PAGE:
A Comment on Minor Orders in Seminary Formation

shawntribe3By Shawn Tribe, NEW LITURGICAL MOVEMENT

I’ve often been struck by the wisdom of a seminary path whereby a young man would pass through particular ‘rites of passage’ if you will, along the way to Holy Orders. For those who aren’t familiar with this, until 1972 when this was changed, there were four minor orders (Porter, Lector, Exorcist, Acolyte) followed by the three major orders (Subdeacon, Deacon, Priest). As a seminarian went through his seminary training, he received these ‘preparatory offices.’

sevenorderssc1

Porter, Lector, Exorcist and Acolyte are the Minor Orders

The initial part of this, and the introduction into the ‘clerical state’, would see new seminarians move from the state of wearing lay clothes to receiving the tonsure and being vested with the cassock. (This is what is pictured above).

The reason I speak of this as being “wise” is for a couple of simple reasons. We look at the liturgical year in terms of the sanctification of time. It seems to me that in that seven year journey to the priesthood, the reception of these minor orders, and eventually the major orders, can be a kind of means for sanctifying the time of seminary formation and the journey to the Catholic priesthood in a way analogous to how the liturgical year sanctifies the days and months of the year and focused the mind upon the mysteries of our salvation — particularly so if these are dispensed throughout one’s years in the seminary as is typically done in today’s classical rite seminaries to the best of my knowledge.

From a spiritual perspective, having such spread out through one’s time in seminary (which wasn’t always the case as some of our commenters have noted, but which certainly seems more the case in classical rite seminaries now) would certainly be very helpful in keeping one’s mind and heart focused upon the precise journey one is undertaking and discerning. It further can help emphasize the clerical state and further distinguish seminary formation from simple lay education.

As well, simply from a human, even psychological, perspective it seems that people naturally crave after and need milestones and rites of passage. These things help to keep them focused from that perspective and give one a sense of progress and purpose. In the case of the seminary, as the years go by, the steps toward Holy Orders become clearly delineated.

It seems to me this would not only help in the process of discernment, but it would also help encourage and keep seminarians on that path by means of the sense of focused progress lent to it by reception of those preparatory offices.

This path of the minor and major orders is of course retained in seminaries of the classical Roman rite today, but I should like to hope that at some point, whether our present pontiff or a future one, might look to restore this for all of the Roman rite. 

I’ve often been struck by the wisdom of a seminary path whereby a young man would pass through particular ‘rites of passage’ if you will, along the way to Holy Orders. For those who aren’t familiar with this, until 1972 when this was changed, there were four minor orders (Porter, Lector, Exorcist, Acolyte) followed by the three major orders (Subdeacon, Deacon, Priest). As a seminarian went through his seminary training, he received these ‘preparatory offices.’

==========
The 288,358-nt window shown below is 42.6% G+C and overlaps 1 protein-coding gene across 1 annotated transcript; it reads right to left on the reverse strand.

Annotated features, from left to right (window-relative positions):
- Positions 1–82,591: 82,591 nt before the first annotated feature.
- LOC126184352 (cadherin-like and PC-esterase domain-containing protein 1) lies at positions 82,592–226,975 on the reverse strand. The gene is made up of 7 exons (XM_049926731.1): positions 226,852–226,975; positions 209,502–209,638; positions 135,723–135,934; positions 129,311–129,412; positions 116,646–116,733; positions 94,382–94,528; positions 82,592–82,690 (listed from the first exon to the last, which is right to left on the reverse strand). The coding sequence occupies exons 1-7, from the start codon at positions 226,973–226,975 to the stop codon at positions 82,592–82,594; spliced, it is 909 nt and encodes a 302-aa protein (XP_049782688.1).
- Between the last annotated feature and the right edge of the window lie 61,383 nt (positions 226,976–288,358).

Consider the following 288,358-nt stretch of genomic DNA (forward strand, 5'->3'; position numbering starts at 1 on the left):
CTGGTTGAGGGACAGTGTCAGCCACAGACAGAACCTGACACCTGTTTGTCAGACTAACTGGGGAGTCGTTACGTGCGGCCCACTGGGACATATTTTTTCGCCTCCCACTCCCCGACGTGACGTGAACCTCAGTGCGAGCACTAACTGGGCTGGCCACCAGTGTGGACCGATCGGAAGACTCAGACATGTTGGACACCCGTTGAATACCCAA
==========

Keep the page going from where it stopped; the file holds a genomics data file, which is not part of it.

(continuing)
The initial part of this, and the introduction into the ‘clerical state’, would see new seminarians move from the state of wearing lay clothes to receiving the tonsure and being vested with the cassock. (This is what is pictured above).

The reason I speak of this as being “wise” is for a couple of simple reasons. We look at the liturgical year in terms of the sanctification of time. It seems to me that in that seven year journey to the priesthood, the reception of these minor orders, and eventually the major orders, can be a kind of means for sanctifying the time of seminary formation and the journey to the Catholic priesthood in a way analogous to how the liturgical year sanctifies the days and months of the year and focused the mind upon the mysteries of our salvation — particularly so if these are dispensed throughout one’s years in the seminary as is typically done in today’s classical rite seminaries to the best of my knowledge.

From a spiritual perspective, having such spread out through one’s time in seminary (which wasn’t always the case as some of our commenters have noted, but which certainly seems more the case in classical rite seminaries now) would certainly be very helpful in keeping one’s mind and heart focused upon the precise journey one is undertaking and discerning. It further can help emphasize the clerical state and further distinguish seminary formation from simple lay education.

As well, simply from a human, even psychological, perspective it seems that people naturally crave after and need milestones and rites of passage. These things help to keep them focused from that perspective and give one a sense of progress and purpose. In the case of the seminary, as the years go by, the steps toward Holy Orders become clearly delineated.

It seems to me this would not only help in the process of discernment, but it would also help encourage and keep seminarians on that path by means of the sense of focused progress lent to it by reception of those preparatory offices.

This path of the minor and major orders is of course retained in seminaries of the classical Roman rite today, but I should like to hope that at some point, whether our present pontiff or a future one, might look to restore this for all of the Roman rite.

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